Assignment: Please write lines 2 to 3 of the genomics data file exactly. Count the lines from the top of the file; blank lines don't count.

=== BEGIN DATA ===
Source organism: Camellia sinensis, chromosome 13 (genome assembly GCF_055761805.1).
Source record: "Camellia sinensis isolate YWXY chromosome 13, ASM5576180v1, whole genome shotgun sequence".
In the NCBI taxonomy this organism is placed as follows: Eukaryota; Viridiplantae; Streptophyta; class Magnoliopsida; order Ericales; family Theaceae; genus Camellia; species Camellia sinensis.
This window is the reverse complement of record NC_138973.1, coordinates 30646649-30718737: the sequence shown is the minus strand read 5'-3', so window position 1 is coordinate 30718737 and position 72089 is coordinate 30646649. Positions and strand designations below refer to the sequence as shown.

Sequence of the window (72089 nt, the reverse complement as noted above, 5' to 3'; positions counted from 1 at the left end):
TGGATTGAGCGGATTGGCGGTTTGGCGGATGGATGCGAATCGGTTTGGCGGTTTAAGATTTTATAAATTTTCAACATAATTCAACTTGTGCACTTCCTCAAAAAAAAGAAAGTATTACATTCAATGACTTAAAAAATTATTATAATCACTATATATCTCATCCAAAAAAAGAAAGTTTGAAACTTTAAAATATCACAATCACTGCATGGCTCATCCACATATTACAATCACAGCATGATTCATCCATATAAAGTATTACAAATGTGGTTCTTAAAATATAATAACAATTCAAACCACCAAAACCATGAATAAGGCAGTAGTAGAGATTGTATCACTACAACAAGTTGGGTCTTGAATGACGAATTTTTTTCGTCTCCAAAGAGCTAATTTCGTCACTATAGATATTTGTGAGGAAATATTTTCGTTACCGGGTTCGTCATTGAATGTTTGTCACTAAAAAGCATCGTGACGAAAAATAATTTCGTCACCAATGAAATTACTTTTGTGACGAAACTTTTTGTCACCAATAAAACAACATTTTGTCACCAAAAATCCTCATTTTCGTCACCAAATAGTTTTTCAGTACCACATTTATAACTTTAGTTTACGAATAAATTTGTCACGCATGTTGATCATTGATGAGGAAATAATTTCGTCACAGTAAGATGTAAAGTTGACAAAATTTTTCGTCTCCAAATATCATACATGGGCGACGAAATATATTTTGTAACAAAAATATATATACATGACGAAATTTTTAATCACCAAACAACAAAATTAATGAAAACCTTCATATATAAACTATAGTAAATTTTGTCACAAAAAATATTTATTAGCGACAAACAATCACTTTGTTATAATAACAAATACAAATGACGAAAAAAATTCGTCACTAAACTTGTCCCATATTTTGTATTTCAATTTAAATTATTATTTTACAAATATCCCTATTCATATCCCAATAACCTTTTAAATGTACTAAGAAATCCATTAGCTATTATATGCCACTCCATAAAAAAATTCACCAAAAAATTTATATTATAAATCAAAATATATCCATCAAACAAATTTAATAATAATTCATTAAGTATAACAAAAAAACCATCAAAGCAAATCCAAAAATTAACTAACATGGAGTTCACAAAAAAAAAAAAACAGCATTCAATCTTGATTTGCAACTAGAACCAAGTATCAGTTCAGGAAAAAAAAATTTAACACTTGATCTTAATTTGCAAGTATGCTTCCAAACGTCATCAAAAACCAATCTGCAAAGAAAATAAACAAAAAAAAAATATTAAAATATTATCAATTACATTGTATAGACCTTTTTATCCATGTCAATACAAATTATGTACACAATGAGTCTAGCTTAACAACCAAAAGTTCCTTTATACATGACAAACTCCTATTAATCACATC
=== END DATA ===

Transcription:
Source record: "Camellia sinensis isolate YWXY chromosome 13, ASM5576180v1, whole genome shotgun sequence".
In the NCBI taxonomy this organism is placed as follows: Eukaryota; Viridiplantae; Streptophyta; class Magnoliopsida; order Ericales; family Theaceae; genus Camellia; species Camellia sinensis.